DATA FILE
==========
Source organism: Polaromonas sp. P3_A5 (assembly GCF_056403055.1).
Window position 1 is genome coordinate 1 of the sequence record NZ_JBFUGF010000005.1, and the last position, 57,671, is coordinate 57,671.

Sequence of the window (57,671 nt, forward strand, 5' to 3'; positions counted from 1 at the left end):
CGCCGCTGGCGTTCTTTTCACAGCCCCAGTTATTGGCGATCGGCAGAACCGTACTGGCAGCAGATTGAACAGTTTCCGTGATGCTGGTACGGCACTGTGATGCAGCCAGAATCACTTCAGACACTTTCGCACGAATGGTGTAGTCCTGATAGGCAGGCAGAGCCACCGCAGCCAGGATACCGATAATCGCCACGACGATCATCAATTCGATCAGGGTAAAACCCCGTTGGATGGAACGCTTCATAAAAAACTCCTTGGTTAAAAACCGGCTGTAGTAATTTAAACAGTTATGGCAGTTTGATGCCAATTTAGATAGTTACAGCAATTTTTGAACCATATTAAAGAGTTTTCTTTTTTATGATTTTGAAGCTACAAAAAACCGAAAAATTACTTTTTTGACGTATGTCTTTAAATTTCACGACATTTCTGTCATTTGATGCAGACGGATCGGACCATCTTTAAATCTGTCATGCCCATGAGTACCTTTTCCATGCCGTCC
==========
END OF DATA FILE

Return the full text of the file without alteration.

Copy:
Source organism: Polaromonas sp. P3_A5 (assembly GCF_056403055.1).
Window position 1 is genome coordinate 1 of the sequence record NZ_JBFUGF010000005.1, and the last position, 57,671, is coordinate 57,671.

Sequence of the window (57,671 nt, forward strand, 5' to 3'; positions counted from 1 at the left end):
CGCCGCTGGCGTTCTTTTCACAGCCCCAGTTATTGGCGATCGGCAGAACCGTACTGGCAGCAGATTGAACAGTTTCCGTGATGCTGGTACGGCACTGTGATGCAGCCAGAATCACTTCAGACACTTTCGCACGAATGGTGTAGTCCTGATAGGCAGGCAGAGCCACCGCAGCCAGGATACCGATAATCGCCACGACGATCATCAATTCGATCAGGGTAAAACCCCGTTGGATGGAACGCTTCATAAAAAACTCCTTGGTTAAAAACCGGCTGTAGTAATTTAAACAGTTATGGCAGTTTGATGCCAATTTAGATAGTTACAGCAATTTTTGAACCATATTAAAGAGTTTTCTTTTTTATGATTTTGAAGCTACAAAAAACCGAAAAATTACTTTTTTGACGTATGTCTTTAAATTTCACGACATTTCTGTCATTTGATGCAGACGGATCGGACCATCTTTAAATCTGTCATGCCCATGAGTACCTTTTCCATGCCGTCC